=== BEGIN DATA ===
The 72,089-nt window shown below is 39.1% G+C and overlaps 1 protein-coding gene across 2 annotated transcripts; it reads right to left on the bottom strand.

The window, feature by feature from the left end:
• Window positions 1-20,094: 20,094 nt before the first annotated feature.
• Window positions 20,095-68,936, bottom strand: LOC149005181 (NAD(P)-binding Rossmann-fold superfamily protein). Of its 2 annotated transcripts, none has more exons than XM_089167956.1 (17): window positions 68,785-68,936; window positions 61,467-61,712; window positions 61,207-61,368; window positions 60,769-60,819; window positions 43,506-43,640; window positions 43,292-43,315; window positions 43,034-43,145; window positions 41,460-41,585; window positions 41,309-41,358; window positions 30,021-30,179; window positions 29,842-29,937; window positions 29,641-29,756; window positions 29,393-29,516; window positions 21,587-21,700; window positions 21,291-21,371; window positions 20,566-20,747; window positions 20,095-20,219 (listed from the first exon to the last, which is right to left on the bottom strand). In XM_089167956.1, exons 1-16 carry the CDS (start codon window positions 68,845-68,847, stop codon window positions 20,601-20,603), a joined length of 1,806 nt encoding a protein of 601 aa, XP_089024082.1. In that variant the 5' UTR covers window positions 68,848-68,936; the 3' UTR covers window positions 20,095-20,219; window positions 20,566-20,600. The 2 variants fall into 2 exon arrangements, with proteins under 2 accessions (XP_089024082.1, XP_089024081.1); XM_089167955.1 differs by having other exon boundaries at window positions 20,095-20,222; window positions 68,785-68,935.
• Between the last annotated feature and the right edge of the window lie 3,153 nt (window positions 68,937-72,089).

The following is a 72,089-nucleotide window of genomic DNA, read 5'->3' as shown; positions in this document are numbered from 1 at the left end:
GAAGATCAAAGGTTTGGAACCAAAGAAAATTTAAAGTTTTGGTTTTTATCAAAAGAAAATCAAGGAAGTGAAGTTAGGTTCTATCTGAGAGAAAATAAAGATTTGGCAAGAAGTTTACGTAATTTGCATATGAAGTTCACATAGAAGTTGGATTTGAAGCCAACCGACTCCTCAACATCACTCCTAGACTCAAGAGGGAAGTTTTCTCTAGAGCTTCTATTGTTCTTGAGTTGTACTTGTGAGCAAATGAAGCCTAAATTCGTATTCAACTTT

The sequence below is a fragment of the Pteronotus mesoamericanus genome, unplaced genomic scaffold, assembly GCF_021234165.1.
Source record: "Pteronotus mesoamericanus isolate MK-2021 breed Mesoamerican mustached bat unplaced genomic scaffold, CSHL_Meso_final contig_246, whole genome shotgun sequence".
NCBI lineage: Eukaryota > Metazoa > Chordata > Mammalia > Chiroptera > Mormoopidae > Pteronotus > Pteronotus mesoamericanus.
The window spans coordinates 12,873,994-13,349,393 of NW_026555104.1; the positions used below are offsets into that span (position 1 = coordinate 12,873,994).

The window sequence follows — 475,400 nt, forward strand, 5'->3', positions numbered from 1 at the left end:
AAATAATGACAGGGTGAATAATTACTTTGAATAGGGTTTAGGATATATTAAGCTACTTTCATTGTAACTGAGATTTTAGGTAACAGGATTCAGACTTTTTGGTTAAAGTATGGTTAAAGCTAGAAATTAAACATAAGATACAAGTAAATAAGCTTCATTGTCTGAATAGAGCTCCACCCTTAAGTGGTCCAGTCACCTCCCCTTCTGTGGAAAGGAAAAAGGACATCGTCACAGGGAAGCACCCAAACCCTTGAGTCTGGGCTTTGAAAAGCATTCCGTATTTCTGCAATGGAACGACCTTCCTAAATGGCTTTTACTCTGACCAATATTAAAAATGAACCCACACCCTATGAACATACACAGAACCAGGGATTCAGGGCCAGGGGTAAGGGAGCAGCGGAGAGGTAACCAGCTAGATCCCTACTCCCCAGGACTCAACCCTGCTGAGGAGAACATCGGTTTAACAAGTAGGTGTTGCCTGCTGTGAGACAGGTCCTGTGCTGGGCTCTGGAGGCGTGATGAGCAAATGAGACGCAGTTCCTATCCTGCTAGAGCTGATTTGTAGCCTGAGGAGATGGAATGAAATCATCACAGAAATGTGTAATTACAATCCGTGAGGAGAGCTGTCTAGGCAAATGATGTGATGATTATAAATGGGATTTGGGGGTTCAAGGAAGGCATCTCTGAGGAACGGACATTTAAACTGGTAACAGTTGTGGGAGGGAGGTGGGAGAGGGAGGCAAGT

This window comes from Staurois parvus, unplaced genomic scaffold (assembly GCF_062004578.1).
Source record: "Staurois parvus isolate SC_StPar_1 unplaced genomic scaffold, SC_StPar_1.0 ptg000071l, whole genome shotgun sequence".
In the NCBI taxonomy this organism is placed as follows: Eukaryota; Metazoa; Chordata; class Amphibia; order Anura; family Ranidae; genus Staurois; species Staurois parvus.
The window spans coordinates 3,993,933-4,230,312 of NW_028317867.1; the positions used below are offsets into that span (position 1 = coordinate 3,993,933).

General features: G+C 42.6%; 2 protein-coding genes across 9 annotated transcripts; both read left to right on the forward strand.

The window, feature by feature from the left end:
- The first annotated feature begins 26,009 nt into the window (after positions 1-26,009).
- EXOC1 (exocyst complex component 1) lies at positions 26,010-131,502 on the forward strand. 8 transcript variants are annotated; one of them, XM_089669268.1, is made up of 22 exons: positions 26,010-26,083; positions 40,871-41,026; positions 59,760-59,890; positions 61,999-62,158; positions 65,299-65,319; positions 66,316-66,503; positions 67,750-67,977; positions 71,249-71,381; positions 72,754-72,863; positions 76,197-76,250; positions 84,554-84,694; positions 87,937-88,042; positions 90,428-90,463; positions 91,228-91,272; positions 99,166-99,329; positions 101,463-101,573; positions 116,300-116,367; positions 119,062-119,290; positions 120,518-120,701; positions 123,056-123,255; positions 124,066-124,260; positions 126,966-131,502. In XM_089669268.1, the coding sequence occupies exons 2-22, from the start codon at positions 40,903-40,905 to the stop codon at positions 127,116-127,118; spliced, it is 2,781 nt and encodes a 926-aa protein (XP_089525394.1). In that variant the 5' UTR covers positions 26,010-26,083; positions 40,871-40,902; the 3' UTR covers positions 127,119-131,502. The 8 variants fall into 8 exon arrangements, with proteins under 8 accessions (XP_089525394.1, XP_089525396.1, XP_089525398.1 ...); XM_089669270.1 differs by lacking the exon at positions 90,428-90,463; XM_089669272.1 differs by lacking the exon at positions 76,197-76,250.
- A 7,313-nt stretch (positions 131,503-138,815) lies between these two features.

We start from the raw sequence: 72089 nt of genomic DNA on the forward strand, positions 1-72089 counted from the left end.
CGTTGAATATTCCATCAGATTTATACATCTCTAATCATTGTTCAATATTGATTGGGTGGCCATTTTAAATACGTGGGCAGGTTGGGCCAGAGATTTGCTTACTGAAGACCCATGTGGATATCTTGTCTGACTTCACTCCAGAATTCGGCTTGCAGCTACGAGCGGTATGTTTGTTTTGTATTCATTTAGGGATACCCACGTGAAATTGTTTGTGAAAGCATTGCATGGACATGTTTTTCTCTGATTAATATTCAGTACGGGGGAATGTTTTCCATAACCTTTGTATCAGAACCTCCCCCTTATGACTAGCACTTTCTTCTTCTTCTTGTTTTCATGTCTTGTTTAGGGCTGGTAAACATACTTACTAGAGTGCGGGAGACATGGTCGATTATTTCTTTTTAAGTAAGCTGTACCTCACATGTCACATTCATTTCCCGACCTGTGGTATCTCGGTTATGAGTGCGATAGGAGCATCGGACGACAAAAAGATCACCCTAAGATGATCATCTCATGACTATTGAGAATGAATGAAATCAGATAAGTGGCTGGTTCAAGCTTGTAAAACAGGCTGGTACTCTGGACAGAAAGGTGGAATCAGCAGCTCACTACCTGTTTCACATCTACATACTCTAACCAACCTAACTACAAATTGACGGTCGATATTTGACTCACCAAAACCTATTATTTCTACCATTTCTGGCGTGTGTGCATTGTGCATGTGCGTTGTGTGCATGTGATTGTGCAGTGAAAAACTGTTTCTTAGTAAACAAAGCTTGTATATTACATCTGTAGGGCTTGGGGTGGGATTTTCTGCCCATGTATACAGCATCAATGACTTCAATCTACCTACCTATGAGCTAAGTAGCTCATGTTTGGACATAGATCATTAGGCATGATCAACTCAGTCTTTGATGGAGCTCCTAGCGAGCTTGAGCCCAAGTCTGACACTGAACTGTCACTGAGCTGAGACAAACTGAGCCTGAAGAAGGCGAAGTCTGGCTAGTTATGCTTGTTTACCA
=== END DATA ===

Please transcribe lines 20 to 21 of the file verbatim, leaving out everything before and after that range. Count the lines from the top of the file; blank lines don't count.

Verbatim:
- The first annotated feature begins 26,009 nt into the window (after positions 1-26,009).
- EXOC1 (exocyst complex component 1) lies at positions 26,010-131,502 on the forward strand. 8 transcript variants are annotated; one of them, XM_089669268.1, is made up of 22 exons: positions 26,010-26,083; positions 40,871-41,026; positions 59,760-59,890; positions 61,999-62,158; positions 65,299-65,319; positions 66,316-66,503; positions 67,750-67,977; positions 71,249-71,381; positions 72,754-72,863; positions 76,197-76,250; positions 84,554-84,694; positions 87,937-88,042; positions 90,428-90,463; positions 91,228-91,272; positions 99,166-99,329; positions 101,463-101,573; positions 116,300-116,367; positions 119,062-119,290; positions 120,518-120,701; positions 123,056-123,255; positions 124,066-124,260; positions 126,966-131,502. In XM_089669268.1, the coding sequence occupies exons 2-22, from the start codon at positions 40,903-40,905 to the stop codon at positions 127,116-127,118; spliced, it is 2,781 nt and encodes a 926-aa protein (XP_089525394.1). In that variant the 5' UTR covers positions 26,010-26,083; positions 40,871-40,902; the 3' UTR covers positions 127,119-131,502. The 8 variants fall into 8 exon arrangements, with proteins under 8 accessions (XP_089525394.1, XP_089525396.1, XP_089525398.1 ...); XM_089669270.1 differs by lacking the exon at positions 90,428-90,463; XM_089669272.1 differs by lacking the exon at positions 76,197-76,250.